Friday, 4 May 2012

the excitement of 3-player games, and Tammany Hall

From late 2010 to early 2012, most of my boardgame sessions were 3-player games with Han and Allen. This period started after Allen's first child was born (he was more house-bound than usual so Han and I decided to play at his place to keep him sane), and lasted until Han's overseas work assignment (and I'm pretty sure we'll continue as before once he returns). During this period I easily settled down to this comfortable routine, and became lazier and lazier to organise bigger boardgame sessions. Jointly, we had many games suitable for 3 players, more than we could play. I think we developed a kind of play style together. We tend to be brisk in playing (and we often quote our 50-minute game of Merchants and Marauders); we sometimes take turns simultaneously and end up confusing ourselves whose turn it should be; we often do that "attack-him-he's-the-leader!" thing. I've found that 3-player games have a unique type of excitement, especially when the game being played has some, but is not purely, direct confrontation. Not being a fully confrontational game means you have a choice of taking an aggressive action or taking a peaceful or self-development action, and when you decide to take the aggressive action, it makes the offensive intent more pointed and much clearer.

3-player games have a delicate balance, because any apparent leader will quickly be targeted by the other two players, and he will have a tough time maintaining his lead going one against two. However, the temporary alliance between the other two players is often fragile, because once the alliance achieves the objective of bringing the leader back in line, it will be every man for himself again. So even during the period of alliance, each ally will be trying to better position himself to come out stronger after the dust settles. Distrust your enemy, distrust your ally even more. 3-player games often become a tricky balance of doing well but not appearing too strong, or finding the right opportunity to push for a quick victory before your opponents gang up on you. It's a bit like that scene in Reservoir Dogs - every player holding two guns, each pointed at one of the other two players.

I was reminded of all this when Han, Allen and I played two games of Tammany Hall at We have played this game in its physical form before, quite some time ago, but never got around to play it again until recently. The game has been out-of-print, but is now on Kickstarter trying to achieve the funding goal. The games we played were turn-based and we didn't need to be online at the same time, so the pace was more like a PBEM (Play-by-E-Mail) game. It took us about 5 days to complete a game. I was amazed how exciting and tense the games were. Allen would agree that they were downright stressful. I want to write about these two games. I won't describe the rules (which I've covered before). I'll just jump straight to the session reports and what I was thinking and feeling during the games. You may want to Ctrl-click to open the screenshots in a separate window while you read the descriptions that accompany each screenshot.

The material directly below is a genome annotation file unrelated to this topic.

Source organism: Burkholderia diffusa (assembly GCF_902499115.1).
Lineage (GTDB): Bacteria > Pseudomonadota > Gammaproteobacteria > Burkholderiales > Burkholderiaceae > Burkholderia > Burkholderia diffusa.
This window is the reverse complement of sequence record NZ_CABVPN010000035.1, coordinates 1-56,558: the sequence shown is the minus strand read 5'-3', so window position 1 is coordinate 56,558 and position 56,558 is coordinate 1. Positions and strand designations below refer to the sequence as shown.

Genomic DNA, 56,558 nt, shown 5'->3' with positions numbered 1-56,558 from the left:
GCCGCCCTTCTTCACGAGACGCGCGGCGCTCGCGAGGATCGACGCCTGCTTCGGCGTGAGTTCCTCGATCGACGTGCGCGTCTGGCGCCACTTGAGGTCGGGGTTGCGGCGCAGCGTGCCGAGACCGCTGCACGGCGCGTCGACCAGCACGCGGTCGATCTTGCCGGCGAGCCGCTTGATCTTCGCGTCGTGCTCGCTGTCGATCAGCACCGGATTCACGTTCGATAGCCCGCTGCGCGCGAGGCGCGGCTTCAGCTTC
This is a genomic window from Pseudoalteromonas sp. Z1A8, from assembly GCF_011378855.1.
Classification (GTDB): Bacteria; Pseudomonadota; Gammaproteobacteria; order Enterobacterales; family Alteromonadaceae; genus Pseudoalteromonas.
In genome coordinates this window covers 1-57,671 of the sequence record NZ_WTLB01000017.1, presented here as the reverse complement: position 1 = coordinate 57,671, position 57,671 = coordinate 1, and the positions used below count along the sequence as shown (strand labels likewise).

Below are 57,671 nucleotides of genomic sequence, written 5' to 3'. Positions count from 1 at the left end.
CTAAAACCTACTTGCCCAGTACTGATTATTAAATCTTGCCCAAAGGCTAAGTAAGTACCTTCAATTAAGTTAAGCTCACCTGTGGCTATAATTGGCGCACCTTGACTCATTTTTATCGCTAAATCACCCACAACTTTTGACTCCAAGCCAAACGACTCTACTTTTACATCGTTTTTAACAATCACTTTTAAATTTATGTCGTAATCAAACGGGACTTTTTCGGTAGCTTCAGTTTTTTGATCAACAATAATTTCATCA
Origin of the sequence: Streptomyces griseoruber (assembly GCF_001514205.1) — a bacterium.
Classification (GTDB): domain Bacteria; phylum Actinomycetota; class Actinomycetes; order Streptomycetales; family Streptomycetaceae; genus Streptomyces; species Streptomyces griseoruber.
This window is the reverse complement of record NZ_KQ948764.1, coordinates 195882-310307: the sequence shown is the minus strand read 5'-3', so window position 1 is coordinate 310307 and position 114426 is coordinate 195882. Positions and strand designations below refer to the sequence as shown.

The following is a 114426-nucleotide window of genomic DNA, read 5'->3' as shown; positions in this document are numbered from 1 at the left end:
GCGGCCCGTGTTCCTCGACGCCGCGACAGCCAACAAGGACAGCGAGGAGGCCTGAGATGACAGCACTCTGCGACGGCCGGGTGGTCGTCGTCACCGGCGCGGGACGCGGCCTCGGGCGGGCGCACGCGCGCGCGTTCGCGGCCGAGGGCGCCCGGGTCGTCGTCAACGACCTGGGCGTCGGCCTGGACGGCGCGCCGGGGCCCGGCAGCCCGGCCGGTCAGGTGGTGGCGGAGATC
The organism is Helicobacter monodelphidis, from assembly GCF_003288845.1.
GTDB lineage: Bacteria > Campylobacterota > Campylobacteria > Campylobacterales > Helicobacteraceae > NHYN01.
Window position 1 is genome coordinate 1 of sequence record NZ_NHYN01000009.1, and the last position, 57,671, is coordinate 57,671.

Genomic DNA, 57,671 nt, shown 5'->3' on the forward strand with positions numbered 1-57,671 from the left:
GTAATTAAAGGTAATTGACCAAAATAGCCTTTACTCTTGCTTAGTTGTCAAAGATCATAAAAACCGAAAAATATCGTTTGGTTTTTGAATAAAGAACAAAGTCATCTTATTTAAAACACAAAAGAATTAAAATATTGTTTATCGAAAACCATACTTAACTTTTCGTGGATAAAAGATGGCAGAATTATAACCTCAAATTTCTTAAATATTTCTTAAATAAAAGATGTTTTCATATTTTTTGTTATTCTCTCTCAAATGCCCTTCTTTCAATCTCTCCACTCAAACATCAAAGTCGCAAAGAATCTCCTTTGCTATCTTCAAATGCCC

Game 1: 23 - 27 Apr 2012

A game of Tammany Hall has 16 rounds, with every 4 rounds culminating in an election. That track at the top shows that we were at Round 4. This being a 3-player game, only Region I (the bottom bit) was in play initially. Regions II and III would open up in Q2 and Q3 respectively. I was red, Allen was yellow, Han was purple. The most defining moment of the Q1 election was the fight for Ward 7. In this screenshot, only Allen (yellow with 3 bosses) and I (red with 1 boss) were fighting for it, but before the election started Han placed one boss to enter the race. I gave up on it and didn't spend any favour chip. Allen and Han were both determined to win it and spent as much as they could. Unfortunately for them, they tied, so both of them lost, wasting many chips in the process. I became mayor.

Being mayor earns you 3VP, which is nice, but it has its drawbacks, because once you become mayor, you must assign special abilities to your opponents, which they can use against you afterwards, while you don't get any special ability. Also the mayor is first in turn order, which makes it hard to defend against others, especially slandering. The rulebook tells you not to complain though, because you are already given 3VP. After the Q1 electcion, I was the apparent leader with a big red target painted on me.